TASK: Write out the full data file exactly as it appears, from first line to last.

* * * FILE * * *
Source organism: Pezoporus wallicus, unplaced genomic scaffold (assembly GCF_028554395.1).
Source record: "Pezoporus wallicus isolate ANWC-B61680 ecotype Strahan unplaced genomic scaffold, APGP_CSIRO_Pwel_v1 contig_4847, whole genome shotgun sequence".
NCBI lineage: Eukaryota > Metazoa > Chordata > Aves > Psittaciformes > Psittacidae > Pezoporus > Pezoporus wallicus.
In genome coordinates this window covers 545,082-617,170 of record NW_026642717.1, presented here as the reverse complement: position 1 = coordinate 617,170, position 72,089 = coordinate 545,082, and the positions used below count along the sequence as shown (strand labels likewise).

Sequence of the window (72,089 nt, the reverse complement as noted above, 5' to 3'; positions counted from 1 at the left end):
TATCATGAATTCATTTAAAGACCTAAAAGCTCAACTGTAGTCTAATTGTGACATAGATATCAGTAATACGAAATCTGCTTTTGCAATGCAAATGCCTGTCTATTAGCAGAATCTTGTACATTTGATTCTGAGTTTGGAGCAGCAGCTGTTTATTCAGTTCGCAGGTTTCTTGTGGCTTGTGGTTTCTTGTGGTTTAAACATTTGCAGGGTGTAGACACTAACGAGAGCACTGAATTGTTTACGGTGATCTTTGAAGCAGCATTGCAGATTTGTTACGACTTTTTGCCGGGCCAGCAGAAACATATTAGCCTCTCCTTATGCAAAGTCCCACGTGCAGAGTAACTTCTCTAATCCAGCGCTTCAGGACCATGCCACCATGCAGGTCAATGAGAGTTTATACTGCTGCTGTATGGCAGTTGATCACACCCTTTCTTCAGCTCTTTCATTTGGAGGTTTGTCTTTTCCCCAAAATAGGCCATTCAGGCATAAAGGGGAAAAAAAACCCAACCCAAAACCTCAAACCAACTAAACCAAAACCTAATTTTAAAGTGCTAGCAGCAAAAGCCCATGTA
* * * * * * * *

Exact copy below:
Source organism: Pezoporus wallicus, unplaced genomic scaffold (assembly GCF_028554395.1).
Source record: "Pezoporus wallicus isolate ANWC-B61680 ecotype Strahan unplaced genomic scaffold, APGP_CSIRO_Pwel_v1 contig_4847, whole genome shotgun sequence".
NCBI lineage: Eukaryota > Metazoa > Chordata > Aves > Psittaciformes > Psittacidae > Pezoporus > Pezoporus wallicus.
In genome coordinates this window covers 545,082-617,170 of record NW_026642717.1, presented here as the reverse complement: position 1 = coordinate 617,170, position 72,089 = coordinate 545,082, and the positions used below count along the sequence as shown (strand labels likewise).

Sequence of the window (72,089 nt, the reverse complement as noted above, 5' to 3'; positions counted from 1 at the left end):
TATCATGAATTCATTTAAAGACCTAAAAGCTCAACTGTAGTCTAATTGTGACATAGATATCAGTAATACGAAATCTGCTTTTGCAATGCAAATGCCTGTCTATTAGCAGAATCTTGTACATTTGATTCTGAGTTTGGAGCAGCAGCTGTTTATTCAGTTCGCAGGTTTCTTGTGGCTTGTGGTTTCTTGTGGTTTAAACATTTGCAGGGTGTAGACACTAACGAGAGCACTGAATTGTTTACGGTGATCTTTGAAGCAGCATTGCAGATTTGTTACGACTTTTTGCCGGGCCAGCAGAAACATATTAGCCTCTCCTTATGCAAAGTCCCACGTGCAGAGTAACTTCTCTAATCCAGCGCTTCAGGACCATGCCACCATGCAGGTCAATGAGAGTTTATACTGCTGCTGTATGGCAGTTGATCACACCCTTTCTTCAGCTCTTTCATTTGGAGGTTTGTCTTTTCCCCAAAATAGGCCATTCAGGCATAAAGGGGAAAAAAAACCCAACCCAAAACCTCAAACCAACTAAACCAAAACCTAATTTTAAAGTGCTAGCAGCAAAAGCCCATGTA